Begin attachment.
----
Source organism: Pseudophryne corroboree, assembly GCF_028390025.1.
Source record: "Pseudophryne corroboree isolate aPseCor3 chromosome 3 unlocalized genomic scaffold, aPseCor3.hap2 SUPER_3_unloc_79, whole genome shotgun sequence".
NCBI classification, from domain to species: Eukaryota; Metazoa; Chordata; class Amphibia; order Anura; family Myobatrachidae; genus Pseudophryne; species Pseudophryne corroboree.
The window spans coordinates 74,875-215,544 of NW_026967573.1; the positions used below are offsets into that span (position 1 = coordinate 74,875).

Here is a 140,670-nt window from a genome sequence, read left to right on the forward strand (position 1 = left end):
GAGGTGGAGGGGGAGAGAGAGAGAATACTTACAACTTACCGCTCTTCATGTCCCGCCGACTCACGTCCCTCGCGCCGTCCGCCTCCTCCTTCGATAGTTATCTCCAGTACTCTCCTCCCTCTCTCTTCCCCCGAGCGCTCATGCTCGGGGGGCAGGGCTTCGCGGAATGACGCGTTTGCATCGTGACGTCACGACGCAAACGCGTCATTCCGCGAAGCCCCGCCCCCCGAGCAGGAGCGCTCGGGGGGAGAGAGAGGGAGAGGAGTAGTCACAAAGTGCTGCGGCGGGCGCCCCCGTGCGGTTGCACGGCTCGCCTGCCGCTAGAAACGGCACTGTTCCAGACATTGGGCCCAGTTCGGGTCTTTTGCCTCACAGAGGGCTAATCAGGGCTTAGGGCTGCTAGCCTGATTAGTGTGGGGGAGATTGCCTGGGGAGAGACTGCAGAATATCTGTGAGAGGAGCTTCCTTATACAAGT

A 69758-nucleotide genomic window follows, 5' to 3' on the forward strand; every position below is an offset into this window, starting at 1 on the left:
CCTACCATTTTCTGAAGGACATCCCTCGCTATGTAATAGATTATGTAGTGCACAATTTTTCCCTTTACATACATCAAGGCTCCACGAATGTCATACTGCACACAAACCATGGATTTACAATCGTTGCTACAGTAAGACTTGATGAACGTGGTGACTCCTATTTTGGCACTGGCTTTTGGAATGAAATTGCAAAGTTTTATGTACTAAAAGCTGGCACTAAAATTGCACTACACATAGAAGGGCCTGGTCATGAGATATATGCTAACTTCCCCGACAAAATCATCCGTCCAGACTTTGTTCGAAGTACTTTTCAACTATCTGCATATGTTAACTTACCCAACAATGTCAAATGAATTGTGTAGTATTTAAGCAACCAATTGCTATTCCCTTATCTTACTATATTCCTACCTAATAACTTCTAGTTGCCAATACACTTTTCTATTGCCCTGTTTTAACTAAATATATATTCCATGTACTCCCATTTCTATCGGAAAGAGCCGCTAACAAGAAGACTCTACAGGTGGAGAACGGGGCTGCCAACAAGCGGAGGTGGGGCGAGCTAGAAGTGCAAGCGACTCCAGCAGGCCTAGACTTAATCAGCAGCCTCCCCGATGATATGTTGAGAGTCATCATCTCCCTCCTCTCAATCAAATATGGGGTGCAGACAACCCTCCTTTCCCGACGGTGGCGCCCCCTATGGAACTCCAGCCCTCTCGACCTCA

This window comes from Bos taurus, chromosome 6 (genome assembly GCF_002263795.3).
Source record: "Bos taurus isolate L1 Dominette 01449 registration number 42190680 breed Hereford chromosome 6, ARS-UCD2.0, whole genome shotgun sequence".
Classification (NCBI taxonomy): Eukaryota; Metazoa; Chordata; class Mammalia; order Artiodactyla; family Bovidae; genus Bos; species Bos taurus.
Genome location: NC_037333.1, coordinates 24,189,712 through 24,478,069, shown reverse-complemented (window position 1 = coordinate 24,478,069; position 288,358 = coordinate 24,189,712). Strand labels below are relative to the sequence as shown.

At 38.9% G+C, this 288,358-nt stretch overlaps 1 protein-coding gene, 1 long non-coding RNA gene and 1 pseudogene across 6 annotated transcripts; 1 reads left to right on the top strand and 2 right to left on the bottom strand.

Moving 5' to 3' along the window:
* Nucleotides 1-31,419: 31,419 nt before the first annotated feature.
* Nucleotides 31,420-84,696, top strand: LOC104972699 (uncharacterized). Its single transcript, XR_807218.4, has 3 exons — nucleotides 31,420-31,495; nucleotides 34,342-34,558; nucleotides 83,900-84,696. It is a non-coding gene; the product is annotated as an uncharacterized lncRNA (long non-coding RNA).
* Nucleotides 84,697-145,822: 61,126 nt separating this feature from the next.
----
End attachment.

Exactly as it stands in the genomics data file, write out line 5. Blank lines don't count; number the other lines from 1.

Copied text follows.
Here is a 140,670-nt window from a genome sequence, read left to right on the forward strand (position 1 = left end):